Tsipras Faces Hard Sell of Bailout to Parliament

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from The Wall Street Journal,

Greek premier seeks lawmakers’ support for a deal that is tougher than the one rejected in referendum.

Now comes the hard part for Greece Prime Minister Alexi Tsipras: selling a new bailout deal at home that is substantially tougher than the one he and Greek voters resoundingly rejected just a week ago.

Greeks gave a mixed reaction Monday to news that Mr. Tsipras had reached a deal with lenders that includes punishing austerity measures that go far beyond the ones overwhelmingly rejected in a July 5 referendum.

Mr. Tsipras now finds himself in a surreal position politically. The new deal —in which Greece would receive bailout money totaling up to €86 billion ($96 billion) in exchange for heavily opposed reforms such as pension cuts and VAT hikes—represents a spectacular U-turn for Mr. Tsipras, who was swept into office in January on an antiausterity platform.

Now, he must back tougher versions of the measures he has vehemently disavowed for months. And to get the new package through Greece’s parliament by Wednesday, as required by Greece’s creditors, he must rely on backing from political opponents, rather than his own left-wing Syriza party.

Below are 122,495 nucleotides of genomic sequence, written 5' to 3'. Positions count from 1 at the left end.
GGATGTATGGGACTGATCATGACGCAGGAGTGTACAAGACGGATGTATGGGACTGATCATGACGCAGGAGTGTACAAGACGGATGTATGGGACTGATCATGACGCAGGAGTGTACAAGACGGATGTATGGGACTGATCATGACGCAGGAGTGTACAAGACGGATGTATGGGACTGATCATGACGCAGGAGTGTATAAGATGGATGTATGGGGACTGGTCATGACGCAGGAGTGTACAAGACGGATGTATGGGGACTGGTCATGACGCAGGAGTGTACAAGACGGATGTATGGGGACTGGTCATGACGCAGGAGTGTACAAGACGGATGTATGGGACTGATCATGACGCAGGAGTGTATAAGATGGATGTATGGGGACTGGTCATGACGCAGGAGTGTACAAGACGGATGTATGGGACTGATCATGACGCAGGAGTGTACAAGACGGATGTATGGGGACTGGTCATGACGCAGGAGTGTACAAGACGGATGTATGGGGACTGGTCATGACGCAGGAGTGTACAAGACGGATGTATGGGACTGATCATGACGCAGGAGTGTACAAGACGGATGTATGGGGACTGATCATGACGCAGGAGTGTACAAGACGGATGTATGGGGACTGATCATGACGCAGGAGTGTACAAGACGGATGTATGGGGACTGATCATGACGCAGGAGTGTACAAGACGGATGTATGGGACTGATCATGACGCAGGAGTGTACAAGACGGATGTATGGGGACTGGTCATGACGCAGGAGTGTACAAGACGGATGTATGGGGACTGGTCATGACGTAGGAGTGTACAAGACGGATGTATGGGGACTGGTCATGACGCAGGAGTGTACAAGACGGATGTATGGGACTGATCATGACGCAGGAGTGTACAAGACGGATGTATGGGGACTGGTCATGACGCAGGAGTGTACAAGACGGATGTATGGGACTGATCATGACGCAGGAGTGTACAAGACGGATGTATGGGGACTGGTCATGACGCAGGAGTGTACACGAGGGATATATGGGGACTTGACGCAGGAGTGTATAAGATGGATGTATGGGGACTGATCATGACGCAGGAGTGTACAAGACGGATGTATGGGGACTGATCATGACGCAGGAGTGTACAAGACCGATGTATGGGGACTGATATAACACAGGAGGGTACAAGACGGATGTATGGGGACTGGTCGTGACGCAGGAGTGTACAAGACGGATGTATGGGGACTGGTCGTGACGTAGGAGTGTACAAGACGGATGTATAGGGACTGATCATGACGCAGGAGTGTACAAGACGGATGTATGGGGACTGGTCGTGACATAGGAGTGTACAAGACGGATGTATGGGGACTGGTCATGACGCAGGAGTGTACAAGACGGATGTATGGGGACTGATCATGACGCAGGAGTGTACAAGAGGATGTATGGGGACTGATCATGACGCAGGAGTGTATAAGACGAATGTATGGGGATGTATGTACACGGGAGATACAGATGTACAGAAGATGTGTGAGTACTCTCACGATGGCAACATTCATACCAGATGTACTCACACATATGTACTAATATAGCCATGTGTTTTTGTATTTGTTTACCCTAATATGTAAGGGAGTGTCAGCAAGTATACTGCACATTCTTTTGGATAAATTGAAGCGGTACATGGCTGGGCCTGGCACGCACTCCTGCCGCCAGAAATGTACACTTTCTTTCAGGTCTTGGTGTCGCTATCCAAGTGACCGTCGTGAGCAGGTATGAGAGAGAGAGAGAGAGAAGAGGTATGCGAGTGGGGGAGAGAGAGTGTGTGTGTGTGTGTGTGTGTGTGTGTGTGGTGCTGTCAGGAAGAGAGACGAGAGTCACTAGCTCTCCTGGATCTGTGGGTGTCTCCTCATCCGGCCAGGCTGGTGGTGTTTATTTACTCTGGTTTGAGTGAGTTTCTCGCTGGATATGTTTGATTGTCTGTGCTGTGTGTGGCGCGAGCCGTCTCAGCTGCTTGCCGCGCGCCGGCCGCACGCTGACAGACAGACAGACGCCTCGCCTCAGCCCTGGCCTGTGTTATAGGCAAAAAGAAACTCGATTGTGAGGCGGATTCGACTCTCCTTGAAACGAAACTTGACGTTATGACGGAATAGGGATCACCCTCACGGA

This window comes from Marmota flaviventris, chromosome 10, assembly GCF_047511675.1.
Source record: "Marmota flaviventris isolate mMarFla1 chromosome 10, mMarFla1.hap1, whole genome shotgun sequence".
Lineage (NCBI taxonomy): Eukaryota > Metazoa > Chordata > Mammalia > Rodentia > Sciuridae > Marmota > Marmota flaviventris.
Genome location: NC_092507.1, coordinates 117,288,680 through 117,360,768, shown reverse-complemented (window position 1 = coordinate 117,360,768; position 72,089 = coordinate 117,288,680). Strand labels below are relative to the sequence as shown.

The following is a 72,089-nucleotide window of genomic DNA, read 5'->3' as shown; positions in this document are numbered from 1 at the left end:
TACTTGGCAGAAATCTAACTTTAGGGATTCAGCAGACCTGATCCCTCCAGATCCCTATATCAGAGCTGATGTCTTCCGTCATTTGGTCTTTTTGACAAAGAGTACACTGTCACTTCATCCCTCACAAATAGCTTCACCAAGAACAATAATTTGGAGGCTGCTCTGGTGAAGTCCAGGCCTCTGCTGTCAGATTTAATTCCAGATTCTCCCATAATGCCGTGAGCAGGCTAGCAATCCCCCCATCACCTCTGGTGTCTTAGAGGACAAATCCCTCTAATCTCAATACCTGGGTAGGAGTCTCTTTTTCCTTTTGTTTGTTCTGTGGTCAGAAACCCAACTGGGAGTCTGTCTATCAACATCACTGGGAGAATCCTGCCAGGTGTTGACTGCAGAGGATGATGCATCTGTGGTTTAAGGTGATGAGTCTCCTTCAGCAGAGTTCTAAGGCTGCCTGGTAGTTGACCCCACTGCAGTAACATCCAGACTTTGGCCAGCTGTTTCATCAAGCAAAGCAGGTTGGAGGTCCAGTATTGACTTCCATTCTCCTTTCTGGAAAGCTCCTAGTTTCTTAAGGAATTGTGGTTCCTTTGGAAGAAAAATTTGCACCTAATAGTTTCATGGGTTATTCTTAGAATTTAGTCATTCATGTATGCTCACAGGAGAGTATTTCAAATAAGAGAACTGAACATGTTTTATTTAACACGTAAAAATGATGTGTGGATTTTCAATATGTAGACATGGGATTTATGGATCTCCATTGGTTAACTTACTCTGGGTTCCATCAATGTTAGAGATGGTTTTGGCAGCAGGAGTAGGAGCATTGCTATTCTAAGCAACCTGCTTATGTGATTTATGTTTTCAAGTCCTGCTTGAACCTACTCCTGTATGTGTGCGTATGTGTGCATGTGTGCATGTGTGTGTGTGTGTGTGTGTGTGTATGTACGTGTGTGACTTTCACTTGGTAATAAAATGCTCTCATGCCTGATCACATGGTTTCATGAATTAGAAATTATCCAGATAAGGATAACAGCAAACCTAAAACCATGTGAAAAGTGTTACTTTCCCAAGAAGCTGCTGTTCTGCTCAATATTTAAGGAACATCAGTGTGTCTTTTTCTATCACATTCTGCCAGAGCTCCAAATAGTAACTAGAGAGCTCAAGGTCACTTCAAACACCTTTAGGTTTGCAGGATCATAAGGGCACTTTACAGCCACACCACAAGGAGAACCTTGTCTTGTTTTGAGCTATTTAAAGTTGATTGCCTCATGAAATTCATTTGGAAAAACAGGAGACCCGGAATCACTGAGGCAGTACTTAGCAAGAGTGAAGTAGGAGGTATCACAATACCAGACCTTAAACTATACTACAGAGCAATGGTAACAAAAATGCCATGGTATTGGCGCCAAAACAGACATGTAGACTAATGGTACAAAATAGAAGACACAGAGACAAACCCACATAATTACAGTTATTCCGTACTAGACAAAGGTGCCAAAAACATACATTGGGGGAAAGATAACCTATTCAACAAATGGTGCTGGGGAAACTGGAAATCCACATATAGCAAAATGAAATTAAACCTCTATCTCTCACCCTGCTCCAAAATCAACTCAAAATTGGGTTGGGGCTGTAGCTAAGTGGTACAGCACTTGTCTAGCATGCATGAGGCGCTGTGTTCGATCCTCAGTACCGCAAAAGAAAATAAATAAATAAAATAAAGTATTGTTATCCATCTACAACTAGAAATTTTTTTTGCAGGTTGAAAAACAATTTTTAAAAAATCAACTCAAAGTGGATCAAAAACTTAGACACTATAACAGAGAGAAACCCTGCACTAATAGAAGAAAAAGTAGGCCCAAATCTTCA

This decision is likely to test his coalition government, consisting of Syriza and right-wing party Independent Greeks. Mr. Tsipras needs to bond with his opponents because over the weekend 17 of the coalition’s lawmakers refused to back Greece’s bid to negotiate a new deal with lenders.

“Tsipras will now come under immense pressure domestically as he looks to legislate this deal,” said Eurasia Group in a note. Among the options available to the Greek premier is to reshuffle his cabinet and demand defectors resign; form a new coalition government with centrists To Potami and socialists Pasok; or form a broader coalition of parties, like a national unity government, which would help him pass measures, added Eurasia.

The new deal sparked bewilderment and some anger on the streets of Athens over the idea of further austerity in a country that has labored mightily under previous belt-tightening measures.

“I’m quite upset with this deal, it doesn’t feel like I live in a sovereign country anymore,” said Haris Manolopoulos, who works as a buyer in the aircraft industry. But he added: “There was no other option, really. I negotiate deals for a living and I know this: The moment you start looking for money, you are in a bad negotiation position.”

Leftist friendly newspaper Efimerida a ton Syntakton accused the German Finance Minister of “Sinking the Country.”

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